Throughout the day, the AAP kept alleging that the CBI was sent to look into the files of the Chief Minister. Later, in the evening, it dropped its bombshell allegation that the CBI was looking for files pertaining to massive corruption charges against Union Finance Minister Arun Jaitley during his tenure in the Delhi District Cricket Association (DDCA).

Ultimately, Arun Jaitley filed defamation charges against Kejriwal and other AAP leaders. Public discourse was further degraded when senior advocate Gopal Subramanian, asked by the AAP government to head a probe panel on the alleged DDCA scam, shot off a letter to National Security Adviser Ajit Doval calling for officers from the IB, CBI and Delhi Police to assist the probe. When the alleged scam could be exposed by analysing account books, there was no merit in asking for IB assistance or even sending such a letter to the NSA!

Come December 2015 and the sharp rise in pollution in the national capital owing to large scale paddy residue burning in Punjab and Haryana, the Delhi government announced an odd-even car scheme starting 1 January 2016 for a 15-day trial period. The scheme was criticised by many as making no substantial difference to pollution levels.

Most commentators overlooked the fact that commuters who routinely relied upon taxis and three-wheelers suffered the most, while car owners descended upon their chosen modes of travel. After enduring a 15-day nightmare, it was sincerely hoped that the scheme would never again see the light of day. But with Kejriwal announcing the next set of dates (15-30 April 2016) and announcing that the scheme would recur frequently, it is almost a given that a significant section of Delhi will buy second cars to beat the odd-even trap.

Indeed, this would be a professional imperative for professionals like doctors, lawyers, journalists etc who need to travel to different venues, often unplanned, at any time of day. The second odd-even is set to be an even more frightening fiasco since the so-called ‘success’ of the January scheme was partly due to schools being shut. Parents who pick up children from school will now be the first to hunt for second cars.

Had the Delhi government been serious about curbing pollution in the National Capital, it would work on efficient schemes to tackle road dust and industrial pollution on priority basis. Besides road sweeping and vacuuming machines, this requires concerted efforts including planting grass, herbs and bushes at pavements, road dividers, and curbing industrial units in the city. Stringent measures must be taken against units defying pollution norms, including action against the institutionalised corruption that allowed such units to continue operating. Finally, adding thousands of new buses and three-wheelers to the city traffic will only make vehicular pollution worse and add to traffic snarls.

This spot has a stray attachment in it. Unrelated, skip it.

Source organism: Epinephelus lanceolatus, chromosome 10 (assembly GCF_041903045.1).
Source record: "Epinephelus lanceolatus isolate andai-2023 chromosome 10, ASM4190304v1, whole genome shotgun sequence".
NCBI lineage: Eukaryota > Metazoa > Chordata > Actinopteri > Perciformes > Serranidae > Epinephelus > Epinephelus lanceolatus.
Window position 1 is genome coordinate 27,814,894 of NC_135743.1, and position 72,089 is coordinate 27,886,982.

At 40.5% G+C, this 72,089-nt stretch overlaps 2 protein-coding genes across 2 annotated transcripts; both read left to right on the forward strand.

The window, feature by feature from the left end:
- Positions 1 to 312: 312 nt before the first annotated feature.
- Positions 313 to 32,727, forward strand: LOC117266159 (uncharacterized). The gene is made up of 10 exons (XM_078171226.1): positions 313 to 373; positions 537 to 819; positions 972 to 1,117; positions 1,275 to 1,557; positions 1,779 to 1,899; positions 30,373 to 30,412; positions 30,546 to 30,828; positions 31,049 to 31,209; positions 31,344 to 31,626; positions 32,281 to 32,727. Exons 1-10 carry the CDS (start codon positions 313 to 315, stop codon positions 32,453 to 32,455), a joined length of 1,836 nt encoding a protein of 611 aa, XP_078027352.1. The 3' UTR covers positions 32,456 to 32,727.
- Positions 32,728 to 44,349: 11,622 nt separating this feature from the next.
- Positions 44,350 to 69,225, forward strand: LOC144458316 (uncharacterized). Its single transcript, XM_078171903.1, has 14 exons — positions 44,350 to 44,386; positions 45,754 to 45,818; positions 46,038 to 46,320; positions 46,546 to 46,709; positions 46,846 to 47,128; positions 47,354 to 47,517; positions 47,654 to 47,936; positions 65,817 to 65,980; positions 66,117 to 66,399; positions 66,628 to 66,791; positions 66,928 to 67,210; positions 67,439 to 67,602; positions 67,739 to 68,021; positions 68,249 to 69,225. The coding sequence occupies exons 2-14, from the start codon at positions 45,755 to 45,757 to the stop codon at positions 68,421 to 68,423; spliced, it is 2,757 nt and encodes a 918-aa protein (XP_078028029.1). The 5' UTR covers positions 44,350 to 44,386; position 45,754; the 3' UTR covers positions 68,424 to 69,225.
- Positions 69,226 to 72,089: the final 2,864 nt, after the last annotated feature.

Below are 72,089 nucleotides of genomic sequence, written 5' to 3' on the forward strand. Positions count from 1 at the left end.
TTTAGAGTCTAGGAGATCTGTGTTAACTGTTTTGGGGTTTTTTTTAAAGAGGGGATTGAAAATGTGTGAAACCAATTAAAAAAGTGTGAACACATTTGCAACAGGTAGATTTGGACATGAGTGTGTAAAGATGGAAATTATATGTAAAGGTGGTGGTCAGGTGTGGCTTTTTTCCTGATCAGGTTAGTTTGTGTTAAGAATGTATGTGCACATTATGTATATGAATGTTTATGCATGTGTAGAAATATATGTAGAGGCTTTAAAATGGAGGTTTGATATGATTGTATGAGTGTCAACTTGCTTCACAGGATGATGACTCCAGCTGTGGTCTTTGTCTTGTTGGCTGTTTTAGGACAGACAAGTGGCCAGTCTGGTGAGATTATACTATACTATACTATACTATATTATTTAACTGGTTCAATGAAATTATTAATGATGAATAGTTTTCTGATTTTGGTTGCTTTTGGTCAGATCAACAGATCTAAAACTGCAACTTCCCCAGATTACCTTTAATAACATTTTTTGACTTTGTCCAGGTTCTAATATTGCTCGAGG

However, hoping to fly on the strength of an effective propaganda machine, the AAP regime has announced plans to start a Delhi government owned news channel for the State Assembly. This may seem like a regular channel broadcasting assembly proceedings, but there is much more to it. It would highlight the success of the Delhi government’s plans and policies, hold regular debates on socio-political and socio-economic issues and become a propaganda tool for the government. As this militates against the guidelines of the Telecom Regulatory Authority of India (TRAI) on independent news media, the proposal cannot be cleared by the Union Information and Broadcasting Ministry. And that, of course, gives Kejriwal a perfect opportunity to target the Prime Minister once again!

Instead of helping the municipal corporations function efficiently, there was a needless controversy over clearing dues which led to a prolonged strike by municipal health and sanitation workers over non-payment of salaries. Blissfully unconcerned, Kejriwal suavely announced a loan to the corporations!

There were many short-lived charges of corruption against Kejriwal in this first year, ranging from a ‘sugar scam’ to an ‘auto-rickshaw permit scam’ and an ‘onion scam’. That these quickly faded away can only be attributed to an inept opposition.

On his part, Kejriwal has left no stone unturned in his campaign against the BJP and especially Prime Minister Modi, even joining the orchestrated ‘Intolerant India’ campaign by old Congress loyalists.

And given his handsome majority, Kejriwal is entrenched till 2020 and has meanwhile set his sights on Punjab. Only time will reveal the destiny of his brand of politics in a post-Congress India.